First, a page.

Just outside Boston, Robert A. Gross has laid to claim to his very own Yoknapatawpha of the North. Just as that fictional county fired Faulkner’s imagination over a lifetime, the real Massachusetts town of Concord has long been the launching pad for Gross’ historical investigations. “The Minutemen and Their World” earned him a coveted Bancroft Prize. Now he offers “The Transcendentalists and Their World” as the capstone of his career.
The transcendentalists, in this case, are just two, Henry David Thoreau and Ralph Waldo Emerson. The former was born and raised in the village and rarely strayed. The latter returned there to his ancestral roots as a young man in 1834. Other figures in this cultural-literary school, such as Margaret Fuller, visited often but did not make it their home.
Transcendentalists blended European Romantic idealism and the Protestant emphasis on personal salvation with democratic faith in liberty and equality. The result was an unprecedented emphasis on individualism. One’s highest duty was to journey toward self-discovery, regardless of the claims of tradition, church or state. Within the self lay divinity itself.
Contrary to the myths that later enshrined the Concord of this era (1825-1850) as a provincial country town, Gross portrays a “community in ferment … a cosmopolitan outpost of the intellectual world of Cambridge and Boston.” That this milieu helped foster an American Renaissance was no accident.
Concord in this era boasted not only a public grammar school before other Massachusetts towns but a private academy that prepped students for Harvard, two libraries (one heavy on theology and English literature, the other open to new currents of thought), a debating society, and a lyceum that sponsored lectures by visiting thinkers of every sort.
Not that everyone approved of change. Gross focuses on the Rev. Ezra Ripley as the bulwark of tradition, the town’s champion of community over the individual, intellectual conformity, and benevolent rule by the elite. His Congregationalist (later Unitarian) Church was the established church, supported by taxes until 1834. As newcomers, Emerson and his wife, Lidian, initially boarded with the Ripleys, but soon went their own way, out of their household and congregation.
Even Ripley dared not resist the commercial tides that swept over the town. Nearby farmers turned to more scientific techniques for expanding production and began growing cash crops for market elsewhere. Ephraim Bull perfected the Concord grape. Merchants began to sell mass-produced clothing and exotic goods imported from abroad. Thoreau’s father, John, manufactured pencils that ended up on desks in New York. Despite the harrumphs of the younger Thoreau, most townspeople welcomed the arrival of the Fitchburg Railroad in 1844. Now they could dart into Boston in one hour instead of four by coach.
Thoreau, who could discern worlds in a grain of sand, had no desire to travel. As for Emerson, he lectured at the local lyceum before speaking to larger audiences at Boston’s Masonic Temple. For this former Unitarian minister, the lectern became his secular pulpit and meal ticket. Still, he remained a largely regional figure until publication of “Nature” (1836) and “Self-Reliance” (1841) catapulted him to national prominence as an oracular philosopher and individualist unbound.
Like some other transcendentalists, Emerson and Thoreau held reform movements at arm’s length. While the philosopher was a latecomer to anti-slavery, his wife and many other local women were early enthusiasts. He expressed far more outrage at the removal of the Cherokee from their homelands. Thoreau had no trouble befriending the handful of Black people who lived near him in the woods, but shied away from movement involvement.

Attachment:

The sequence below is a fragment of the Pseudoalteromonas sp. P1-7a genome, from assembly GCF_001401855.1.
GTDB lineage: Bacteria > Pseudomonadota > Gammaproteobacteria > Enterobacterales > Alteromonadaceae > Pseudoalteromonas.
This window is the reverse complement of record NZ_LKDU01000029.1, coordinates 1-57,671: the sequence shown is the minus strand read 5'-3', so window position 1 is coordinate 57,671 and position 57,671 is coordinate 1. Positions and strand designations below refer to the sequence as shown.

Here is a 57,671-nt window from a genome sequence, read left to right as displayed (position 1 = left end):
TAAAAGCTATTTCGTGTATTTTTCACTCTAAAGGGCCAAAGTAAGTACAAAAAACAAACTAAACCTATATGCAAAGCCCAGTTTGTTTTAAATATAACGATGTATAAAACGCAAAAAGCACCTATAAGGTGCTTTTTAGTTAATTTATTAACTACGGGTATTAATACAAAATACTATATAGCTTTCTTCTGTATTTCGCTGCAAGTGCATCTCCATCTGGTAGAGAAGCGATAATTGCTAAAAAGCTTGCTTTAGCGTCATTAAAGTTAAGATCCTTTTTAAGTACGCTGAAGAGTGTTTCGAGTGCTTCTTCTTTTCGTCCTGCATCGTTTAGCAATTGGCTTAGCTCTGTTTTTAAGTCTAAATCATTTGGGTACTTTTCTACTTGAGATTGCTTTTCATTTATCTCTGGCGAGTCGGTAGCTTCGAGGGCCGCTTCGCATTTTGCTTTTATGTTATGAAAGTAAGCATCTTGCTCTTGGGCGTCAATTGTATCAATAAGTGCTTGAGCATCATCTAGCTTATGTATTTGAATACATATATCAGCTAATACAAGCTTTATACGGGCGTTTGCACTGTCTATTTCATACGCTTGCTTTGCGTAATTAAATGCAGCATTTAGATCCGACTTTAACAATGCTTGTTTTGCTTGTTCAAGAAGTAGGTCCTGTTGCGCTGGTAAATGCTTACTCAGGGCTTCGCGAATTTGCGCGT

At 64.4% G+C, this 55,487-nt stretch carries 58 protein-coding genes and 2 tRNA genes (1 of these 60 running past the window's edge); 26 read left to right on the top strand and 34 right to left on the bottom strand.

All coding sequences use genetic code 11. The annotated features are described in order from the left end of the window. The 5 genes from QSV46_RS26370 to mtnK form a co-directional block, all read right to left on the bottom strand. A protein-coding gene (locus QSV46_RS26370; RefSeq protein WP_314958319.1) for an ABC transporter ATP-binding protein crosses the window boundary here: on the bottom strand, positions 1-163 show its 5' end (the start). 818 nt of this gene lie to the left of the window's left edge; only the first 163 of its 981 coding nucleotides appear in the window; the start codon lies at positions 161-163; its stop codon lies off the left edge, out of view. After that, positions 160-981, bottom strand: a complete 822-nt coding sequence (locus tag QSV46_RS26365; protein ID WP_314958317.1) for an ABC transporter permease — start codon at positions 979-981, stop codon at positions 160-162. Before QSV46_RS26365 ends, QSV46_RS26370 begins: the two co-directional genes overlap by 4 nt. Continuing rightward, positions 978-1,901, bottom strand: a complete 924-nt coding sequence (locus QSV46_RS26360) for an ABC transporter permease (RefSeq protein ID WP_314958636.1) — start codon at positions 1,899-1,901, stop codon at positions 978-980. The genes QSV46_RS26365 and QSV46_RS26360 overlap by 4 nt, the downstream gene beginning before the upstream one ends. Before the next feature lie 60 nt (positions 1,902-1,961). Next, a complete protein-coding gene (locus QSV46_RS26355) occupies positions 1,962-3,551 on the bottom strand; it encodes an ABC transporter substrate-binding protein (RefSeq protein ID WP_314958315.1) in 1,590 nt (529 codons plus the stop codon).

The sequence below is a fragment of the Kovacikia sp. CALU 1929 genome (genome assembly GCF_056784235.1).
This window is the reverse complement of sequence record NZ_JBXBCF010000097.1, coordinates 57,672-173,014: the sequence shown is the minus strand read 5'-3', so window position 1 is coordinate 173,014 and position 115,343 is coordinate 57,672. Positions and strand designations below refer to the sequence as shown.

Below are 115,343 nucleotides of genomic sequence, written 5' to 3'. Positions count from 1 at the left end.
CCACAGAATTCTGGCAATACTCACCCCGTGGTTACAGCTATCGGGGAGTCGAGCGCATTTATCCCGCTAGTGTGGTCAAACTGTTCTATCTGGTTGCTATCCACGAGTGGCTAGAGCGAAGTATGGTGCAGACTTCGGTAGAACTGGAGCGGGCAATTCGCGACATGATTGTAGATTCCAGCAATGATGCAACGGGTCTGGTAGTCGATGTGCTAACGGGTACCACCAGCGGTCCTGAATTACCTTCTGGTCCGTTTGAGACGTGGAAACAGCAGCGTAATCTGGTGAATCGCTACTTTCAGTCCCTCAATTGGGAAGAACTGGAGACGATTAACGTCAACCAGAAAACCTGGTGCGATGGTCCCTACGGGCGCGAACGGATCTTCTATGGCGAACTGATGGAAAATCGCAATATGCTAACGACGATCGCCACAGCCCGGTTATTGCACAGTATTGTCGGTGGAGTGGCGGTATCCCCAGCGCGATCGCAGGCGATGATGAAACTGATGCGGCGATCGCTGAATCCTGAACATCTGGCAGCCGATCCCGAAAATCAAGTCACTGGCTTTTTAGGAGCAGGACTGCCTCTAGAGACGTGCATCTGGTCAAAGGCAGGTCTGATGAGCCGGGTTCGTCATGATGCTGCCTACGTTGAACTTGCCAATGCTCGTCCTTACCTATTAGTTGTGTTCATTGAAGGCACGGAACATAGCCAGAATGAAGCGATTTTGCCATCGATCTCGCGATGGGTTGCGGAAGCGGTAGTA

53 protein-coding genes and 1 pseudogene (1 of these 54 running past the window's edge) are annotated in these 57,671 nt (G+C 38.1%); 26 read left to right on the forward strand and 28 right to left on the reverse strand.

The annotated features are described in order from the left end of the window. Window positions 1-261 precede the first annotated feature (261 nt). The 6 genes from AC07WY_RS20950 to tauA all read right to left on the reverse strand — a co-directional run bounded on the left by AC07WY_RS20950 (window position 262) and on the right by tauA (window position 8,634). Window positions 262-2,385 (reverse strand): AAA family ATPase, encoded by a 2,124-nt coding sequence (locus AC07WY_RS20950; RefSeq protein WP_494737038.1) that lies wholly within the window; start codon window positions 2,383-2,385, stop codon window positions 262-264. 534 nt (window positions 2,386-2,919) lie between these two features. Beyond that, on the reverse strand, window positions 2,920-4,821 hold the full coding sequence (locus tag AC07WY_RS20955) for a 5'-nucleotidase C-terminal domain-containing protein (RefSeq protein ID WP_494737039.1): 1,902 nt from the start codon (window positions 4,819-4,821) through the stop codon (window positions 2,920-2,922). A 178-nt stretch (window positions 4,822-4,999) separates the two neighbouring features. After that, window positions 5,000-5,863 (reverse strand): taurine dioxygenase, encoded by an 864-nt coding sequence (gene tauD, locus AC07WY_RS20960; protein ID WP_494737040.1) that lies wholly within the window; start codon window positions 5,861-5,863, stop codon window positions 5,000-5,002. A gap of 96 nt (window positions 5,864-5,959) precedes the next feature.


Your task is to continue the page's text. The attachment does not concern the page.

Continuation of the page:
Gross’s longtime attention to a single town, he acknowledges, grew out of the new social history that took hold in the late 1960s. The idea was to study the past “from the bottom up,” observing the lives of common folk, relying heavily on statistics gleaned from government, immigration, religious and economic records, and the like. History wasn’t merely about the triumphs of great men.
Gross ably depicts how Concord shaped these two writers, and how they also departed from town norms. Yet his narrative of town life too often becomes an end in itself and overwhelms any relation to the transcendentalists. This is especially true with regard to politics. All the while, the historian notes Emerson’s disdain for politicians and their penchant for demagoguery. And elsewhere, he writes: “If Thoreau had any reaction to these [political] controversies, he left no record.”
So why all the detail from the amity-filled Era of Good Feelings to the pitched battles between Masons and Anti-Masons, and the decades of clashes in between?
More than 600 pages of text, conveyed in very small type, this tome requires the most patient and indulgent of readers. Trimming down the excess surely would have sharpened a focus on the relationship of Concord to its favorite sons. As it is, one can’t help noticing this innocent admission among the acknowledgments. Of his hours spent in the substantial archives of the Concord Free Public Library, Gross writes, “I could and did get lost in the abundance of materials.”
Still, it’s hard not to respect this labor of a lifetime. His scholarship, based on research in many other libraries as well, is impeccable. In balance, “The Transcendentalists and Their World” stands with Robert D. Richardson Jr’s biographies of Emerson and Thoreau and Philip F. Gura’s “American Transcendentalism” as an essential work on these towering figures of American literature.
THE TRANSCENDENTALISTS AND THEIR WORLD
By Robert A. Gross
Farrar, Straus and Giroux, 836 pages, $40
Dan Cryer, who holds a PhD in American social-intellectual history, is author of the biography “Being Alive and Having to Die: The Spiritual Odyssey of Forrest Church.”